I think this dilemma can be best understood by separating it into two sub-questions:
- To what extent should you be doing reviews after graduation?
- Assuming you are doing reviews, does it matter whether they are sub-review requests coming from your former advisor?
For the first question, there are already good answers on this site about number of reviews and about whether reviewing is mandatory. Both essentially say that reviewing is good community service but never required, and it's better to not review than to give a poor quality or resentful review. Considering this, if this paper came as a direct review request to you from a journal / conference rather than a sub-review request from your former advisor, would you be willing to review it? If the answer is no (which I think it might be given what you wrote in your question), then the fact that it came from your former advisor is beside the point; you can politely decline just like you would if you had been asked directly.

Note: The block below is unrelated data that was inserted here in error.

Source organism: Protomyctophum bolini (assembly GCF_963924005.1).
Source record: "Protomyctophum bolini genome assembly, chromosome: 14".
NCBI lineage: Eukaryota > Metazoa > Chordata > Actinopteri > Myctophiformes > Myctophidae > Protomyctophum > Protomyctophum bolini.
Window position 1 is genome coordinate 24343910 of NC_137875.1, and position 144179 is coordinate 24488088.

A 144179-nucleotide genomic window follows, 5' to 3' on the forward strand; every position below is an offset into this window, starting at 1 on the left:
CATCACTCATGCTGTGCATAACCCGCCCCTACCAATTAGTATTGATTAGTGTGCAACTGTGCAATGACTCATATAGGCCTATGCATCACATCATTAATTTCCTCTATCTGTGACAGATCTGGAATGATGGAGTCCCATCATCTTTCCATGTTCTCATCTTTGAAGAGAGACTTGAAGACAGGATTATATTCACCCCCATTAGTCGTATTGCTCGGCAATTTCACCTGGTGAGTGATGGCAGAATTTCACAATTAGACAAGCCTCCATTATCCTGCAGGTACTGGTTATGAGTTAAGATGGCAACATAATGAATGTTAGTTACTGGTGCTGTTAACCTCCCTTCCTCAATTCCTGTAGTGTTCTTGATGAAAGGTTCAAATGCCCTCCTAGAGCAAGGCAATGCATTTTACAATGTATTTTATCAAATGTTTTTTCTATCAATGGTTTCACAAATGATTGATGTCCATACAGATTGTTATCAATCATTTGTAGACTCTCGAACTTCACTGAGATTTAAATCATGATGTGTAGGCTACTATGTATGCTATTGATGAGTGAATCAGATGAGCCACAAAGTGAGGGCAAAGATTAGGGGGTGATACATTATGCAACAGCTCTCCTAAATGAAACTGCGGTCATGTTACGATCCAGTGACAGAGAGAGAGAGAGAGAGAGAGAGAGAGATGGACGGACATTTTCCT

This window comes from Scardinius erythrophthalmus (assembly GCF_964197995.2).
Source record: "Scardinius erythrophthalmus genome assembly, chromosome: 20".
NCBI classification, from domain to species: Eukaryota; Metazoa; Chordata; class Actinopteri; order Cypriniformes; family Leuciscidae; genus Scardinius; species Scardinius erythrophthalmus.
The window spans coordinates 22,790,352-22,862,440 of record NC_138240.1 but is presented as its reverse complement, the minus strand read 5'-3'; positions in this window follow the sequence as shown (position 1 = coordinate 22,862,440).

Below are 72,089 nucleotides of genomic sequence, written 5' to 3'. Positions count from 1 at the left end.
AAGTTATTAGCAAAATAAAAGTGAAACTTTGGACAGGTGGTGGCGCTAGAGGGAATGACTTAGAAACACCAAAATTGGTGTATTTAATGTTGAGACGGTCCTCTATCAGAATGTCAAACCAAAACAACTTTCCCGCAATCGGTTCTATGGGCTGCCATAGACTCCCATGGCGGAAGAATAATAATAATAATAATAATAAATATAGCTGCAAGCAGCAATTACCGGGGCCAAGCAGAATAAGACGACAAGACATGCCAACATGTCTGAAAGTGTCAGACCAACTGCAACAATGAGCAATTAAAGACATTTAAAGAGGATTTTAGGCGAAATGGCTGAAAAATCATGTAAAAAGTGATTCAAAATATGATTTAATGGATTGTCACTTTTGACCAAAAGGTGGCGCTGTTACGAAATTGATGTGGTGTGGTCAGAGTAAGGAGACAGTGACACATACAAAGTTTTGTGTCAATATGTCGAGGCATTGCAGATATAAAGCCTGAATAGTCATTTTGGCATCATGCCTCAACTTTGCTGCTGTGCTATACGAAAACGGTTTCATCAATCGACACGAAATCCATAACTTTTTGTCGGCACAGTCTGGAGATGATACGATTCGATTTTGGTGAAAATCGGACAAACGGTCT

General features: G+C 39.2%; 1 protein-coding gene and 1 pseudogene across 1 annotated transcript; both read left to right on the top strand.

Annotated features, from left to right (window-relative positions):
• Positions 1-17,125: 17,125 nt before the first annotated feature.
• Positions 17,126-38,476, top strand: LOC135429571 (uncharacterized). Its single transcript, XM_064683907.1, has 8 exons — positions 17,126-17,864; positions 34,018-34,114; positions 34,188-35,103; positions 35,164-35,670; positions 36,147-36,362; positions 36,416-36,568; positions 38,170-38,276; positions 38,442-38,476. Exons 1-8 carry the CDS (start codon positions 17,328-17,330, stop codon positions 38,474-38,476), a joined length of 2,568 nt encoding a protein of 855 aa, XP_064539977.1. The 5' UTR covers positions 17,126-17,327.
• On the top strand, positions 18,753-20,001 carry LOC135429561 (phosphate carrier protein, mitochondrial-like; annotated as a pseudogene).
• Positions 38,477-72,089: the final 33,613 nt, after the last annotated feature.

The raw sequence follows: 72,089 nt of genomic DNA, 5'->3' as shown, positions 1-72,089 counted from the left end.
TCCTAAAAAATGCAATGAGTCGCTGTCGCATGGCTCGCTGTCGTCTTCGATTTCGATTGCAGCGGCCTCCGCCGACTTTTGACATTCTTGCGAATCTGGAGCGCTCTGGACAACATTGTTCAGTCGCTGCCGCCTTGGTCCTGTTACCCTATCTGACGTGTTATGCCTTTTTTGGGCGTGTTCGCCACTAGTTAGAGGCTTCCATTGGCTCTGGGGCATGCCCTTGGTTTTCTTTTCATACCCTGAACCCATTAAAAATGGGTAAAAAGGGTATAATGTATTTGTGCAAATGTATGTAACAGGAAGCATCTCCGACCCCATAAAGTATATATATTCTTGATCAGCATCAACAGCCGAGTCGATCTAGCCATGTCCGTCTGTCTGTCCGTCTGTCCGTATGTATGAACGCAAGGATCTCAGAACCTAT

Now, if you would be willing to review if asked directly, but not when asked as a sub-reviewer by your former advisor, you need to ask yourself why this is, and frame your response accordingly. For example:
If you are concerned about getting credit for your service and the review request is from a journal, then you can tell your former advisor you're wanting to build relationships with journals and ask them to have the journal transfer the review request (conferences may be unwilling to transfer, depending on how they manage their program committee).
If you're feeling resentful because you want to "leave the nest" and the way that you were asked makes you feel your advisor is still treating you like a student, then you might respond by saying you are very busy in your current position (no doubt true) and suggesting that your former advisor send this to one of their current students instead of you.
Other reasons may have other responses, but these are the main ones that I could think of, and I think may cover the most likely possibilities.